- Finally, and most critically, Mas reiterated the plan to kick off in March 2020, even though the proposed stadium won’t be ready until 2021. That means the team will start in a temporary venue. Mas mentioned that there’s interest in “the other two large facilities in Dade County that can house our team,” referring to Hard Rock Stadium and Riccardo Silva Stadium.
Mas indicated the ownership group had an idea of the style it would like to play, and hopes to model Atlanta United as a club to develop players for the future.
Listen to Matt and Omar discuss the “Miami Freedom Park” plan on Magic City Soccer Episode 57!
The Miami FC made history Saturday night, as the team defeated FC Edmonton 2-1 to claim the NASL Fall Season title. The team becomes the first squad to win the Spring and Fall title of the North American Soccer League in the same year.
It wasn’t easy, as the club had to outlast a valiant effort by the Canadian club. Not only that, but outer bands of Tropical Storm Philippe made the conditions beyond wet. However, two goals by Kwadwo Poku broke the league’s team season scoring record (61) and sealed all three points. A loss by San Francisco Deltas to Jacksonville Armada made the points unnecessary for the title, but the team will certainly take the win as they head into the The Championship semifinal.
Not only that, the win gave The Miami FC the NASL record for points in a season (69).
The squad now waits for the conclusion of games on Sunday, as they will either host New York Cosmos or North Carolina FC on Nov. 5 at 5 pm.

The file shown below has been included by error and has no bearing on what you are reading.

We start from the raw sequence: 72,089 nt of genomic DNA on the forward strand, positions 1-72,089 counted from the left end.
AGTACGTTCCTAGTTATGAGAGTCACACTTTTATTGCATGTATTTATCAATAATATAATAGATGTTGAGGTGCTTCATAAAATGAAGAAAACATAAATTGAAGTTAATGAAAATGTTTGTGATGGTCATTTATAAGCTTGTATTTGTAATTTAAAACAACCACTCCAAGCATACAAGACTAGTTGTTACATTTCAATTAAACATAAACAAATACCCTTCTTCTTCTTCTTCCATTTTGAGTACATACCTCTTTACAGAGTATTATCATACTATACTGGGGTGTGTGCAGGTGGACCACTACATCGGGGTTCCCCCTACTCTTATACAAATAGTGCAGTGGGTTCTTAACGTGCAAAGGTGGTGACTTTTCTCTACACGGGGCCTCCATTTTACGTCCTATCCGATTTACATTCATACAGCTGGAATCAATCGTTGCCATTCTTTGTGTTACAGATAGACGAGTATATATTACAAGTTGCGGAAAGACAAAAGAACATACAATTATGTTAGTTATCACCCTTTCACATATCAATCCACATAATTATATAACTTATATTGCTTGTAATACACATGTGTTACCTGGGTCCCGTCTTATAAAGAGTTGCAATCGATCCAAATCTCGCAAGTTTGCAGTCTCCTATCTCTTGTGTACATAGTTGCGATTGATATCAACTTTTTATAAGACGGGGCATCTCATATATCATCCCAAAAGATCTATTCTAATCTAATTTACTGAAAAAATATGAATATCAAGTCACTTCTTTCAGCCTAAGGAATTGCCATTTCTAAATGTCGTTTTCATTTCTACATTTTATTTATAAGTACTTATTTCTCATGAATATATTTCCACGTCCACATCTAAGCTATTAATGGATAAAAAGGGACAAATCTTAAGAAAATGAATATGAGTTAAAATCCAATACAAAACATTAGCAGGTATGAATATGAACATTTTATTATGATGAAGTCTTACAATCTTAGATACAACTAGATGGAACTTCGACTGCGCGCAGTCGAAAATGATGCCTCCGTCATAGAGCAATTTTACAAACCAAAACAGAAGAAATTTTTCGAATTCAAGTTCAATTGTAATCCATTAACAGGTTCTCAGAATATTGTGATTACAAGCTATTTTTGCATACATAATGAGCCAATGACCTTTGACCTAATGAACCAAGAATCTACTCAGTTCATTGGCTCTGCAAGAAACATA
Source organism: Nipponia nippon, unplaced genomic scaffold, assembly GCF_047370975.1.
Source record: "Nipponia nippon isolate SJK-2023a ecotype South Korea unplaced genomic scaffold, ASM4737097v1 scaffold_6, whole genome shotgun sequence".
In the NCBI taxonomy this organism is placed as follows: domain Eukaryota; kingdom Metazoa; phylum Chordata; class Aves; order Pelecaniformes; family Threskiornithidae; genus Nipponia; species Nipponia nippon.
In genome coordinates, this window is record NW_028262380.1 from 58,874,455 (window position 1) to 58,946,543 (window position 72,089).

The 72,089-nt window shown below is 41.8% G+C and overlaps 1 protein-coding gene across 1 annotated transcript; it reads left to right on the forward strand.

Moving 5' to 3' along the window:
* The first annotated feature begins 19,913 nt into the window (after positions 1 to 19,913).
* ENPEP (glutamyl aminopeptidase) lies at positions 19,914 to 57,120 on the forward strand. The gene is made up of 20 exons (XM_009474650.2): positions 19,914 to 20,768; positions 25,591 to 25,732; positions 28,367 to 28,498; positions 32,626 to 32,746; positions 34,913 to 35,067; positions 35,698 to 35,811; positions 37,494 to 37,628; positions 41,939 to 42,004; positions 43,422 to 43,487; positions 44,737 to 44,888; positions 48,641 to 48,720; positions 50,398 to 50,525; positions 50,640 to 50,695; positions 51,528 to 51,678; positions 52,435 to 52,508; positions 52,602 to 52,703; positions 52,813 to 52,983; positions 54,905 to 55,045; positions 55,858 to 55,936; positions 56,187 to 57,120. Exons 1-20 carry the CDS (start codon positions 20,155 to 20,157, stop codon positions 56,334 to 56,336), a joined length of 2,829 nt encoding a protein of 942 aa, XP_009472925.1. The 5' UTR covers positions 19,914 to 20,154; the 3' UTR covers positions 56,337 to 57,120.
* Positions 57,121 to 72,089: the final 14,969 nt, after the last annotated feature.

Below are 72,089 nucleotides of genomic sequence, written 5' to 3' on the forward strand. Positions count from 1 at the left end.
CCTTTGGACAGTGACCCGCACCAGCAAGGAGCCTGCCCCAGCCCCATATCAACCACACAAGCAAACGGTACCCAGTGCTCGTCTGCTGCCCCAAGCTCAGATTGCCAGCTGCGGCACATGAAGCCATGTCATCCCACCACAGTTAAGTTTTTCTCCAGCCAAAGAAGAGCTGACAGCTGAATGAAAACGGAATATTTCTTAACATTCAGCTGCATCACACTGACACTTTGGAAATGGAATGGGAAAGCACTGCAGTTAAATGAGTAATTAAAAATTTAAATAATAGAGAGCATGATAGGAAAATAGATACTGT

The Miami FC’s Lamar Hunt U.S. Open Cup quarterfinal matchup with FC Cincinnati, originally scheduled for July 12, was postponed after a two-hour delay due to intense lightning and localized flooding. No makeup date was initially announced.
How many teams get a chance to continue their fantastic cup run after securing a playoff spot in their league? That answer has to be few to none (I know, I know European leagues don’t do playoffs). Miami’s unbeaten run of 14 games ended on the 4th of July to North Carolina FC in a game that lacked the proverbial fireworks that Miami put on Saturday against the San Francisco Deltas. If anything, it’s clear this team doesn’t appreciate getting hit in the mouth. On the heels of the 1-0 loss, Miami came home and obliterated the Deltas 7-0. Miami FC can continue their historic cup run tonight against an opponent in their same weight class, FC Cincinnati.
Riccardo Silva couldn’t have dreamed it when he first formed The Miami FC.
9,000-plus fans. A hot but beautiful night. Major League Soccer competition on the field against his squad. A back-and-forth affair keeping everyone in their seats until the final seconds, when a Miami FC player streamed toward goal and finished a one-on-one opportunity to send the club into the Lamar Hunt U.S. Open Cup quarterfinals.
His, and many other, dreams were realized Wednesday night when Miami FC dispatched yet another Major League Soccer side from the U.S. Open Cup, this time toppling Atlanta United 3-2 with one of the best finishes a soccer fan could ever hope to see.
Remember when we said that the win against Orlando City SC was the biggest game The Miami FC’s history and had the biggest implications for soccer in this city? Well, we were a bit short sighted with regards to that statement. Tonight’s tilt against Atlanta United has usurped that title as Miami faces its toughest test yet.
In a topsy-turvy match, The Miami FC overcame an early deficit then and withstood 35 minutes of playing down a man after a red card was issued to Kwadwo Poku to beat the New York Cosmos 2-1 and come even closer to the NASL spring championship.